Photo by Verne Ho on Unsplash

When it comes to your career, regret can trap you in the past and paralyze you from moving forward.

One survey found that two of the top five most common life regrets were tied to careers—from not pursuing one's passion to working too hard. Another recent poll found that 23 percent of workers regretted switching jobs. While some regrets are linked to significant career decisions, others revolve around smaller moments, like not speaking up in a meeting or not challenging a superior. But when it comes down to it, there are two kinds of regrets: one is based on our actions, and the other on our inaction. And it's the latter that really drags us down.

"Research shows that we regret more in the face of opportunity," writes Forbes' Caroline Beaton, who notes that millennials are particularly prone to career regrets. "Regrets of inaction are more prevalent, last longer and feel worse than action regrets in part because we associate them with greater (missed) opportunity. While regretting a specific action means just one alternative — not doing it — inaction signifies infinite possibility ("I could have done this, or this, or this")."

Here's where things get really sticky: the more we regret, the more likely we are to resort to inaction. It's that fear of regret that "makes us stick with the status quo even if our reasoning or intuition says we shouldn't," writes Eyal Winter, Professor of Behavioral/Industrial Economics at Lancaster University, on The Conversation. "That makes people who are more prone to feel regret less likely to take risks."

That means the fewer risks we take when it comes to our career choices—from using our vacation days to pursuing our dream jobs—the more regrets we're likely accrue. So how do we stop this crazy-making cycle and move forward? The answers involve a little self-examination and some expert advice.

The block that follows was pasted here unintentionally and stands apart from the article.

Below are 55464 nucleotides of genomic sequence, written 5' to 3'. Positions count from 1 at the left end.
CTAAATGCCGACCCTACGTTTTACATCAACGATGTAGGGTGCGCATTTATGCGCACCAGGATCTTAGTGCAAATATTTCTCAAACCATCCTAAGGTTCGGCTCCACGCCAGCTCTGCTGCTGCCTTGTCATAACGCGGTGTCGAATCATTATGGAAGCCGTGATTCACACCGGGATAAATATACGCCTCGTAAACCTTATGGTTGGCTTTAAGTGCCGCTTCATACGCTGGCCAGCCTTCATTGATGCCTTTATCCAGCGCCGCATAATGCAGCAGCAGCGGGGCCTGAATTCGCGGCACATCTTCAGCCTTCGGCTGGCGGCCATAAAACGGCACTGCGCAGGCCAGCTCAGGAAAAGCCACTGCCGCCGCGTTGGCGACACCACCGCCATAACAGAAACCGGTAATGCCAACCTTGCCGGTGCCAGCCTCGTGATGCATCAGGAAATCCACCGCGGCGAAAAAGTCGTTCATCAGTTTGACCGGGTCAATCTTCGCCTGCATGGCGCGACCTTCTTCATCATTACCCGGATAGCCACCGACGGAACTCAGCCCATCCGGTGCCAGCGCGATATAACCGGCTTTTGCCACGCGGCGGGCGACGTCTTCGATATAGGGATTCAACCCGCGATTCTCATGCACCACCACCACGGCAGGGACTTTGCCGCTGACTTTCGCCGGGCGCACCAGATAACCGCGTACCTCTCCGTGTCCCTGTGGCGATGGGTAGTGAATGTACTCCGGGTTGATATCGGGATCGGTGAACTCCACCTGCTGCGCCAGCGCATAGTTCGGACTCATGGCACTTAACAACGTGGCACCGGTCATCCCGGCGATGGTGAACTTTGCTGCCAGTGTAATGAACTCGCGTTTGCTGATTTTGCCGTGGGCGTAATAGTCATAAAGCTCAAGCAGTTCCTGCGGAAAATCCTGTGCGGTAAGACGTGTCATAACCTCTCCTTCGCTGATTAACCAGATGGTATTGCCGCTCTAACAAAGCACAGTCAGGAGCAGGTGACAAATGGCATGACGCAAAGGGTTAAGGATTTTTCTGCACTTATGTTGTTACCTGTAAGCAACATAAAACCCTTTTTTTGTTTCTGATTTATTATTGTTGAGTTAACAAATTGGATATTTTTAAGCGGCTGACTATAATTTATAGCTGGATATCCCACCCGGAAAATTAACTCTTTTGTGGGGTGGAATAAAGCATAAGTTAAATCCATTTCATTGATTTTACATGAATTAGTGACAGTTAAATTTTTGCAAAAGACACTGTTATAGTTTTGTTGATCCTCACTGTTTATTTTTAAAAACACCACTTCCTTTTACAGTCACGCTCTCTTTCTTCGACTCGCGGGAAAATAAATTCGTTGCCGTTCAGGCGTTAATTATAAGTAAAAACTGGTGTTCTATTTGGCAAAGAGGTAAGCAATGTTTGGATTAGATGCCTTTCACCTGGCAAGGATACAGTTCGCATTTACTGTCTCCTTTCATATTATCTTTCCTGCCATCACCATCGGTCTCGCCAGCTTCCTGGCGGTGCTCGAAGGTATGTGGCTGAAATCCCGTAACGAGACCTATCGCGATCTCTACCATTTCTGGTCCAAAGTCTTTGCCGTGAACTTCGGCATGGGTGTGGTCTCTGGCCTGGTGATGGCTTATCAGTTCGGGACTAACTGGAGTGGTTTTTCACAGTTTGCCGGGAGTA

Rationalize Your Mistakes

Everyone make mistakes, it's how we choose to see them that determines whether they'll hold us back or propel us forward in the right direction. "Although it can be tough to hear it in the moment, more times than not, our career 'mistakes' end up being the best things for us," career coach Kristen Zavo tells FlexJobs. "They show us what we want—and don't want. They allow us to learn lessons, encounter challenges, and work with people that we might not have otherwise."

But how do you look at your own mistakes without kicking yourself? The best approach to examining past mistakes is through kindness and understanding. Beaton suggests rationalizing why you made the choice you did at the time—taking into account that you didn't have the hindsight you have now. Maybe you took a job you regret because you needed the money, or perhaps you felt stuck in other aspects of your life and needed a change. "Rationalization doesn't mean shirking responsibility or refusing to learn from your mistakes," explains Beaton. "It means closure." Once you forgive yourself, you can start seeing what influenced you in the past that you may want to avoid in the future. Moreover, you can be grateful that those old mistakes are now guiding you in a new direction.

Ask Yourself Two Key Questions